Employee Engagement; improving the bottom line

September 29, 2009

A common (and often correct) criticism of the Human Resources (HR) function and HR initiatives is that they are not business minded.  Other functions (such as Finance or Operations) criticise that HR gets in the way of running the business.  While this is not always correct, HR needs to ensure that it presents these initiatives in a business manner with a view to how they will impact upon the ability of the organisation to achieve their strategic objectives.

There are opportunities for HR to improve organisational performance through focussing on systems and interventions that improve employee engagement.  Research by Gallup has shown that, in world-class companies, the ratio of engaged employees to disengaged employees is 8:1.  In average organisations, the ratio is only 1.5:1.  The research also shows that engaged organizations have 2.6 times the earnings per share (EPS) growth rate compared to organizations with lower engagement in their same industry. (Note 1)

Similar research shows from Watson Wyatt determined that companies with the most effective employee communications programs had an average total shareholder return of 29.5 percent while those with least effective programs had a negative 15 percent return. (Note 2)

Engagement programmes are not an end in themselves.  However, they are a starting point where HR can make a direct impact in the business.  Talking in the language of the rest of the business will improve how HR is viewed and will lead to an increase in support for other HR intiatives.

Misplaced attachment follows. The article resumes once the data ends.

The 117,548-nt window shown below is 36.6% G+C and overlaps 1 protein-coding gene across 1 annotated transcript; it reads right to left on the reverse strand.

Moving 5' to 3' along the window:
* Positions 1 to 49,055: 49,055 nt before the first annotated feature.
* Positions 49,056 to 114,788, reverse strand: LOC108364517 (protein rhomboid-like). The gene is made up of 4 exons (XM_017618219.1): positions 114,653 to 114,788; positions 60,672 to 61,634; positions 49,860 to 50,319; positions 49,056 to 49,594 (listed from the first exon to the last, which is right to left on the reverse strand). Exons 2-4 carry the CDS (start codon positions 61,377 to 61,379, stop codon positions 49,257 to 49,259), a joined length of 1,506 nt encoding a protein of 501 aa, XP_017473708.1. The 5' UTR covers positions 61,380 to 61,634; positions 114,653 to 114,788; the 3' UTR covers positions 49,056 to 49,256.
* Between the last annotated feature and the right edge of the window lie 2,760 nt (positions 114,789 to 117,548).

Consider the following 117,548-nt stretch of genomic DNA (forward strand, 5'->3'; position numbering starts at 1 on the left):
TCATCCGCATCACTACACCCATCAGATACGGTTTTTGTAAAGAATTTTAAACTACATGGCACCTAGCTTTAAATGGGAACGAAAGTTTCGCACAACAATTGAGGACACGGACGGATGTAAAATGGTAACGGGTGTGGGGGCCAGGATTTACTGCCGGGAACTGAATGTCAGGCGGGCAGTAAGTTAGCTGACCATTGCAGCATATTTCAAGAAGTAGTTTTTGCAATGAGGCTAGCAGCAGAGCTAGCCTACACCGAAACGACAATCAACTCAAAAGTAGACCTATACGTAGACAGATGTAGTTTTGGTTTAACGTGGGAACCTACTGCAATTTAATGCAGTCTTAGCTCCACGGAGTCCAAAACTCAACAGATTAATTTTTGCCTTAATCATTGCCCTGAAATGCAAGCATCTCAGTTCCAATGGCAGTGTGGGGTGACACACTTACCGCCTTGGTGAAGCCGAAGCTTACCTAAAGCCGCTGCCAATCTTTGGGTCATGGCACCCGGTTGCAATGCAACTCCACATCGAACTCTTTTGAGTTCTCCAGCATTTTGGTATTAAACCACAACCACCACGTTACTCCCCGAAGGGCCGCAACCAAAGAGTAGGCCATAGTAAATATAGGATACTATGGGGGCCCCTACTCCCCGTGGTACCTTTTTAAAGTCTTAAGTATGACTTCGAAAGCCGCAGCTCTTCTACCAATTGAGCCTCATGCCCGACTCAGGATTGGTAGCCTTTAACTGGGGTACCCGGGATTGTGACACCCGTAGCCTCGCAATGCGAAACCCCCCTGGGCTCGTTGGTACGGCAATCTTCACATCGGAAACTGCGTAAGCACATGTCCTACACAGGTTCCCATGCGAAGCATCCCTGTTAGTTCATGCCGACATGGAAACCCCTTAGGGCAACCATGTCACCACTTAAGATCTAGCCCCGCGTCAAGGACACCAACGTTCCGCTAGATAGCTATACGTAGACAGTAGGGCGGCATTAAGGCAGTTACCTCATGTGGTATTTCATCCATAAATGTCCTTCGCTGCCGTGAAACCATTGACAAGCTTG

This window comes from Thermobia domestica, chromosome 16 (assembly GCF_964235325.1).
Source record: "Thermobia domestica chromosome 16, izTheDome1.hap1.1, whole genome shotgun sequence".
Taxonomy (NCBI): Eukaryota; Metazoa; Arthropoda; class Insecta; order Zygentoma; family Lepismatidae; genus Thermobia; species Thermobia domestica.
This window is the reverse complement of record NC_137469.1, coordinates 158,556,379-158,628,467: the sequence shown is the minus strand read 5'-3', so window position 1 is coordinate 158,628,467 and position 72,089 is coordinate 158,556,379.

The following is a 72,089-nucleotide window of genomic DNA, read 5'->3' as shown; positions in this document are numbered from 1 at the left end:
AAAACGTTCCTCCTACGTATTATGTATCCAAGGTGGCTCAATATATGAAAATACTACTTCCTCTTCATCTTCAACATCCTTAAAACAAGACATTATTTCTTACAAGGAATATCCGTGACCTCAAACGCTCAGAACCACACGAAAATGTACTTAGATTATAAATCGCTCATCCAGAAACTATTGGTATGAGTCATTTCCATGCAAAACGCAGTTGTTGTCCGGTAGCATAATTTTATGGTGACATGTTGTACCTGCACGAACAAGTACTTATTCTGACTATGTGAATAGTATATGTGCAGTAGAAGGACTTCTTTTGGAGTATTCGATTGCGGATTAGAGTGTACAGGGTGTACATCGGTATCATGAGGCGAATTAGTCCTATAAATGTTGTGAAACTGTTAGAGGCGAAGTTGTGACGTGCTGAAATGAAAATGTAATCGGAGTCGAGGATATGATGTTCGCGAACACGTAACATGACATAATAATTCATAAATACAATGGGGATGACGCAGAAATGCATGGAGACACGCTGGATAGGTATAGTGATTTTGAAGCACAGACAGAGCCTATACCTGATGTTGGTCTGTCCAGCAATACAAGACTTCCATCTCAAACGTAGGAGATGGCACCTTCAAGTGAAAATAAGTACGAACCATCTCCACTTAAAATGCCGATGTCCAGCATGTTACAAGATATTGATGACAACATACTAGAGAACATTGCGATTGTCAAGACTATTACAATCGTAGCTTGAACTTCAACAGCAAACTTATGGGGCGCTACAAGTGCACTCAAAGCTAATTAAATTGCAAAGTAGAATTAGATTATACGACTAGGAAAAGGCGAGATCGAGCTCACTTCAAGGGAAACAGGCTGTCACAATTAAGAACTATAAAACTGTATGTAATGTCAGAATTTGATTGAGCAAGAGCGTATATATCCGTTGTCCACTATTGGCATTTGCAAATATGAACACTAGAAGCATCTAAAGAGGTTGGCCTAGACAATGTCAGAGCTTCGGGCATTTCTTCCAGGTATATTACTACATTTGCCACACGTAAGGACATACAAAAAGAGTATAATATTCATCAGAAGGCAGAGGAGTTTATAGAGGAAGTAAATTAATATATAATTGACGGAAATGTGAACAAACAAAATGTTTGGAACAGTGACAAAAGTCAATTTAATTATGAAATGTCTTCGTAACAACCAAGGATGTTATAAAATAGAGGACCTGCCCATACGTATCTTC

Note 1: Employee Engagement: What is your engagement ratio? Gallup Consulting, 2008

Note 2: Watson Wyatt, Effective Communication: A Leading Indicator of Financial Performance – 2005/2006 Communication ROI Study

Managing Performance – Why it is more important than ever

September 11, 2009

Peter Drucker, the father of management, became internationally renowned for urging corporate leaders to agree objectives and goals with their staff and then give them control over how to achieve these objectives.  However, despite this, many organisations fail to create the link between objectives and the routes to achieving them.  As a result, many performance management systems end up being too prescriptive, leaving little room for individual input.

To create a high performing organisation, it is essential that the goals of a business and its people are correctly aligned.  However, creating a dogmatic approach to performance will not engage employees.  It will certainly not unleash the creativity needed to help the business.  Nor will it ensure that the organisation’s strategic objectives are effectively met.

Performance Circles

A first point for managers is to understand the importance of correctly managing performance.   A crucial mistake that many managers make is in assuming that their people understand the direction of the business and are aware of the part that each individual is to play. By focussing directly on managing performance, managers can ensure that they:

1.  Align the organisation, systems and people

2.  Direct employee’s to areas of the greatest benefit

3.  Focus employee’s behaviours